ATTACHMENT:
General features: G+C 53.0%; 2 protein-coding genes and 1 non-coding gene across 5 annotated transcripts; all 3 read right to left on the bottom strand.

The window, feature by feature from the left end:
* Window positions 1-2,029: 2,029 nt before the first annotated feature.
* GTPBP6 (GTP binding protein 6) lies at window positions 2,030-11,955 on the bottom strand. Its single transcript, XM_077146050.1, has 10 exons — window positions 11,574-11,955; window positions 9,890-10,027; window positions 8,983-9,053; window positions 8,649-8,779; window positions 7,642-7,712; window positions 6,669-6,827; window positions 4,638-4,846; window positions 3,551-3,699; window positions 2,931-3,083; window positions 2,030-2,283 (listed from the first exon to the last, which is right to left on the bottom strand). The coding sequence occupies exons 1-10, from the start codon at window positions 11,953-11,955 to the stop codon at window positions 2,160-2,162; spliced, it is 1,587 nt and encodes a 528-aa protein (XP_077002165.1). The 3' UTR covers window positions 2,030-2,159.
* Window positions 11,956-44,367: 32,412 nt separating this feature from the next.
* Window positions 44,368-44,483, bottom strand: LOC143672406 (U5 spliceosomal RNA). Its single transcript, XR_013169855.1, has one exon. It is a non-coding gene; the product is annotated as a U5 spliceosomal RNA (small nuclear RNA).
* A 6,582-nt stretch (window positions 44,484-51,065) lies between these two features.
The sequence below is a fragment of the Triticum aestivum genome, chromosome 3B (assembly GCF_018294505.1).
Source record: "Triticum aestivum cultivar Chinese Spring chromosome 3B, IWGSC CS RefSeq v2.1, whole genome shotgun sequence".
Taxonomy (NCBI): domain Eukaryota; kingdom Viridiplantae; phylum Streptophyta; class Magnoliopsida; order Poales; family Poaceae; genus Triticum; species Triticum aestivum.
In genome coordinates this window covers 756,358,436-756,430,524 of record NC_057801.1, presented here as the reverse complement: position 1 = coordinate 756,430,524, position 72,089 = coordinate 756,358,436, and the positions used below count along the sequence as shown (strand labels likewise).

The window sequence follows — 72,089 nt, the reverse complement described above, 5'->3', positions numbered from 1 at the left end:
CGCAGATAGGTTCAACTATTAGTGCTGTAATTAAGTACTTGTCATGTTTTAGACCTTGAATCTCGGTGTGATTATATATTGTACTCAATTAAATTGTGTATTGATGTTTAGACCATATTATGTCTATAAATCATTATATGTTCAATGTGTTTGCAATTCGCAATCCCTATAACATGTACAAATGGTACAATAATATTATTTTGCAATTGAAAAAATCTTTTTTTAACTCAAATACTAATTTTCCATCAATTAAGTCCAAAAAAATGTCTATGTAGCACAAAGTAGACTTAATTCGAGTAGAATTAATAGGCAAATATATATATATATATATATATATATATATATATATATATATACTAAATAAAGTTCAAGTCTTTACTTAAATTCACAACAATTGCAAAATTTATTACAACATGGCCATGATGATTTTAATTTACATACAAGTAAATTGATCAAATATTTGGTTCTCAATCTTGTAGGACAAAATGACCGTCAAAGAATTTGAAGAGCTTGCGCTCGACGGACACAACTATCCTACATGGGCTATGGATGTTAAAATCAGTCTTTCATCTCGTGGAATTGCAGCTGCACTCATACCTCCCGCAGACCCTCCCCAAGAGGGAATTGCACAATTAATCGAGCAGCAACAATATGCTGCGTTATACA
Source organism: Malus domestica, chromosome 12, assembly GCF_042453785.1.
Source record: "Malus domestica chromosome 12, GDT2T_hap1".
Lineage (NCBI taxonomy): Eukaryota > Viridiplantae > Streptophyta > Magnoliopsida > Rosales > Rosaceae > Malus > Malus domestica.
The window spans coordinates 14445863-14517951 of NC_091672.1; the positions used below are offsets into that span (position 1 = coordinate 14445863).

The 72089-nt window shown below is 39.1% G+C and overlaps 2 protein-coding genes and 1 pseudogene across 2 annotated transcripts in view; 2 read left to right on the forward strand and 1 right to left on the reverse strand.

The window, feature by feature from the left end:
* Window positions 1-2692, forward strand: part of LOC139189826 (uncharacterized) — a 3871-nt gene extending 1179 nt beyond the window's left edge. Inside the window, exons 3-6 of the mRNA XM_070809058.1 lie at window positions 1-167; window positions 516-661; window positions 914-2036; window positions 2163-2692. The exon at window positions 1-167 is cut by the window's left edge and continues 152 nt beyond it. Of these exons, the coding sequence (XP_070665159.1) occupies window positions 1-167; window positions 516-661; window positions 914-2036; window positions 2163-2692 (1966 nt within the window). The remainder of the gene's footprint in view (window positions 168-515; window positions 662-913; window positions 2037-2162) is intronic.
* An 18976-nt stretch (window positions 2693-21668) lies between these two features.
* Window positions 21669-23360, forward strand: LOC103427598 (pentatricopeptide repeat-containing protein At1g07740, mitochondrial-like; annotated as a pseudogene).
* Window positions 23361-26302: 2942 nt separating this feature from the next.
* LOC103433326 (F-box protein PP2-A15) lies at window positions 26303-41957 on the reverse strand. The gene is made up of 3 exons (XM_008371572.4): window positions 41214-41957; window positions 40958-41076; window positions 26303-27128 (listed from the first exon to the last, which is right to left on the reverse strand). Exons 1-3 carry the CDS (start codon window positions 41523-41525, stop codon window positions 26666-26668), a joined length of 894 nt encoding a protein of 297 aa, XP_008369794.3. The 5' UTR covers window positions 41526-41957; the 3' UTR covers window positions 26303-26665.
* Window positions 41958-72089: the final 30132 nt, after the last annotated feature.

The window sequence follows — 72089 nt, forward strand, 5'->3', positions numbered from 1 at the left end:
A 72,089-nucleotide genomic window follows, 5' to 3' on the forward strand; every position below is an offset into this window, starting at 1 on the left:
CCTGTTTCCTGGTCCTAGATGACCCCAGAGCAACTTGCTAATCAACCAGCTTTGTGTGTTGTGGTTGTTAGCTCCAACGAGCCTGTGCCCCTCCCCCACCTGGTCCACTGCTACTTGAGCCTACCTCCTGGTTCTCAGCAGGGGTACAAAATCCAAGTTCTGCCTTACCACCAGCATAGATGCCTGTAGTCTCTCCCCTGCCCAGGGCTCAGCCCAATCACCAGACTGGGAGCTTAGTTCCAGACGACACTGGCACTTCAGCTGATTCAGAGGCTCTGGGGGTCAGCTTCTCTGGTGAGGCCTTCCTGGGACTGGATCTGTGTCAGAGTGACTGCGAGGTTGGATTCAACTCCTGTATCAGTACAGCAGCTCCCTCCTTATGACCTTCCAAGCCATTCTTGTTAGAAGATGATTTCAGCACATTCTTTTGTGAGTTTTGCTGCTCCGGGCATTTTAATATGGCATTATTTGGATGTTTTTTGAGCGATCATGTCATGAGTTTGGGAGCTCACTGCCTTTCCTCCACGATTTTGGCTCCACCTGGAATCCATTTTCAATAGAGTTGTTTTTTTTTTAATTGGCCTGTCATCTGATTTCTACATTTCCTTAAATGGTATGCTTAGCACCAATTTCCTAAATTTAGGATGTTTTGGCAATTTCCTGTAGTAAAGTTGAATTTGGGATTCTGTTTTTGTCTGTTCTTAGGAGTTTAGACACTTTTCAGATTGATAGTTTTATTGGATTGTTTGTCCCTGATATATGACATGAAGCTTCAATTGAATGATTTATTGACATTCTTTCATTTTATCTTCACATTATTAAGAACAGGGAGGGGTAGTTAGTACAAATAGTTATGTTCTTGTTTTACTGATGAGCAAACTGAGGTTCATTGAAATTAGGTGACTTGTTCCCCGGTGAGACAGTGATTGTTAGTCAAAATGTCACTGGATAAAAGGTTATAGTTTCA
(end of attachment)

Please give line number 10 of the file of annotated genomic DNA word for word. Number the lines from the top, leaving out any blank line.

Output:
Taxonomy (NCBI): domain Eukaryota; kingdom Viridiplantae; phylum Streptophyta; class Magnoliopsida; order Poales; family Poaceae; genus Triticum; species Triticum aestivum.